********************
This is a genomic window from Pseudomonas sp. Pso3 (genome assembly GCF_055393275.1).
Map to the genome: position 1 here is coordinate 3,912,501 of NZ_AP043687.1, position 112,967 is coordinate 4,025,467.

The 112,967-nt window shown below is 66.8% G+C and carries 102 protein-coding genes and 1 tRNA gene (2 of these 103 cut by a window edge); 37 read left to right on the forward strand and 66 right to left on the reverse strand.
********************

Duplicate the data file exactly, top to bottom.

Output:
This is a genomic window from Pseudomonas sp. Pso3 (genome assembly GCF_055393275.1).
Map to the genome: position 1 here is coordinate 3,912,501 of NZ_AP043687.1, position 112,967 is coordinate 4,025,467.

The 112,967-nt window shown below is 66.8% G+C and carries 102 protein-coding genes and 1 tRNA gene (2 of these 103 cut by a window edge); 37 read left to right on the forward strand and 66 right to left on the reverse strand.